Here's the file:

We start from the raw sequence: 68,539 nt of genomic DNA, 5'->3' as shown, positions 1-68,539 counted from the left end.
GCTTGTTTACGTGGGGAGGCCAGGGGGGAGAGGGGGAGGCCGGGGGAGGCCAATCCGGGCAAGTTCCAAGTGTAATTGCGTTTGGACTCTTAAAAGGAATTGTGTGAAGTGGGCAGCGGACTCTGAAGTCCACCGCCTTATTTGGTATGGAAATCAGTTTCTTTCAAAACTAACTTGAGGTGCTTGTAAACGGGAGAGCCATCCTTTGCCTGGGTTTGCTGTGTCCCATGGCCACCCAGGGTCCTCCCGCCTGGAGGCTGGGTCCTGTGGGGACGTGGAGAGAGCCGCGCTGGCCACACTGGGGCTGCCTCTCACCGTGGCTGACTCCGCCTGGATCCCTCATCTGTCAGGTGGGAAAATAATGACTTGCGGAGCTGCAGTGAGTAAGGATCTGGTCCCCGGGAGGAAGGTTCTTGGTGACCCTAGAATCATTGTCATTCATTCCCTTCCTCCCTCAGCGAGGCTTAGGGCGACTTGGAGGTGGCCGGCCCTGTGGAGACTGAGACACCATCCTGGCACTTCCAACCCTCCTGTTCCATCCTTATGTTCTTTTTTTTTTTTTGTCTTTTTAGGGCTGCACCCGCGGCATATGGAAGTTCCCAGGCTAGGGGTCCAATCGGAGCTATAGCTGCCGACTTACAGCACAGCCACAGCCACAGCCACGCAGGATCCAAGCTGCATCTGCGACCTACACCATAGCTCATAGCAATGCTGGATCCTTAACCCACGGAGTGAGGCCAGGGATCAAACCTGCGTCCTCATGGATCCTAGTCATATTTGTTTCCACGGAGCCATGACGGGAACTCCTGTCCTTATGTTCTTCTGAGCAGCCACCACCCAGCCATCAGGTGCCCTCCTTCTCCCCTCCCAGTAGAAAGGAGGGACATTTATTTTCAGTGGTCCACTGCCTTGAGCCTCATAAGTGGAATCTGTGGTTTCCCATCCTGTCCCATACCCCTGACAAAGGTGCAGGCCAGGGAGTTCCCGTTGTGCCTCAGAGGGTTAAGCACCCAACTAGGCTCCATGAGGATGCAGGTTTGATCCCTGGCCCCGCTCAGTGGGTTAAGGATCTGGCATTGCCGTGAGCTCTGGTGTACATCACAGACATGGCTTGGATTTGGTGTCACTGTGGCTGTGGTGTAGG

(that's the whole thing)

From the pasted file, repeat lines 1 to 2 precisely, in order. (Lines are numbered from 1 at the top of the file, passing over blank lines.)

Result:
We start from the raw sequence: 68,539 nt of genomic DNA, 5'->3' as shown, positions 1-68,539 counted from the left end.
GCTTGTTTACGTGGGGAGGCCAGGGGGGAGAGGGGGAGGCCGGGGGAGGCCAATCCGGGCAAGTTCCAAGTGTAATTGCGTTTGGACTCTTAAAAGGAATTGTGTGAAGTGGGCAGCGGACTCTGAAGTCCACCGCCTTATTTGGTATGGAAATCAGTTTCTTTCAAAACTAACTTGAGGTGCTTGTAAACGGGAGAGCCATCCTTTGCCTGGGTTTGCTGTGTCCCATGGCCACCCAGGGTCCTCCCGCCTGGAGGCTGGGTCCTGTGGGGACGTGGAGAGAGCCGCGCTGGCCACACTGGGGCTGCCTCTCACCGTGGCTGACTCCGCCTGGATCCCTCATCTGTCAGGTGGGAAAATAATGACTTGCGGAGCTGCAGTGAGTAAGGATCTGGTCCCCGGGAGGAAGGTTCTTGGTGACCCTAGAATCATTGTCATTCATTCCCTTCCTCCCTCAGCGAGGCTTAGGGCGACTTGGAGGTGGCCGGCCCTGTGGAGACTGAGACACCATCCTGGCACTTCCAACCCTCCTGTTCCATCCTTATGTTCTTTTTTTTTTTTTGTCTTTTTAGGGCTGCACCCGCGGCATATGGAAGTTCCCAGGCTAGGGGTCCAATCGGAGCTATAGCTGCCGACTTACAGCACAGCCACAGCCACAGCCACGCAGGATCCAAGCTGCATCTGCGACCTACACCATAGCTCATAGCAATGCTGGATCCTTAACCCACGGAGTGAGGCCAGGGATCAAACCTGCGTCCTCATGGATCCTAGTCATATTTGTTTCCACGGAGCCATGACGGGAACTCCTGTCCTTATGTTCTTCTGAGCAGCCACCACCCAGCCATCAGGTGCCCTCCTTCTCCCCTCCCAGTAGAAAGGAGGGACATTTATTTTCAGTGGTCCACTGCCTTGAGCCTCATAAGTGGAATCTGTGGTTTCCCATCCTGTCCCATACCCCTGACAAAGGTGCAGGCCAGGGAGTTCCCGTTGTGCCTCAGAGGGTTAAGCACCCAACTAGGCTCCATGAGGATGCAGGTTTGATCCCTGGCCCCGCTCAGTGGGTTAAGGATCTGGCATTGCCGTGAGCTCTGGTGTACATCACAGACATGGCTTGGATTTGGTGTCACTGTGGCTGTGGTGTAGG